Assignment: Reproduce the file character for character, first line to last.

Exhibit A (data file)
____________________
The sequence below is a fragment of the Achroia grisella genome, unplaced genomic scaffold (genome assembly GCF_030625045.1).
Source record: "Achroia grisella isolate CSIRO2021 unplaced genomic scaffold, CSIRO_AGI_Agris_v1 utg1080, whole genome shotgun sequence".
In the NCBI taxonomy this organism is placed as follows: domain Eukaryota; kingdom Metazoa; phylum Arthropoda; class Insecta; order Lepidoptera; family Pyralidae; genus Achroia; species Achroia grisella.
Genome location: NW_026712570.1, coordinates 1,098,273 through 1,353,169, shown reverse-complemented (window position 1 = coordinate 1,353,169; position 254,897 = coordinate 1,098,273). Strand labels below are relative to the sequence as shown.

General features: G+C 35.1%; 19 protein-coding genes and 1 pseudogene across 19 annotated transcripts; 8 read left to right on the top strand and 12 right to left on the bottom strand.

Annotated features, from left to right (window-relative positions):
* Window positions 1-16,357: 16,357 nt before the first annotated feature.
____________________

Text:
The sequence below is a fragment of the Achroia grisella genome, unplaced genomic scaffold (genome assembly GCF_030625045.1).
Source record: "Achroia grisella isolate CSIRO2021 unplaced genomic scaffold, CSIRO_AGI_Agris_v1 utg1080, whole genome shotgun sequence".
In the NCBI taxonomy this organism is placed as follows: domain Eukaryota; kingdom Metazoa; phylum Arthropoda; class Insecta; order Lepidoptera; family Pyralidae; genus Achroia; species Achroia grisella.
Genome location: NW_026712570.1, coordinates 1,098,273 through 1,353,169, shown reverse-complemented (window position 1 = coordinate 1,353,169; position 254,897 = coordinate 1,098,273). Strand labels below are relative to the sequence as shown.

General features: G+C 35.1%; 19 protein-coding genes and 1 pseudogene across 19 annotated transcripts; 8 read left to right on the top strand and 12 right to left on the bottom strand.

Annotated features, from left to right (window-relative positions):
* Window positions 1-16,357: 16,357 nt before the first annotated feature.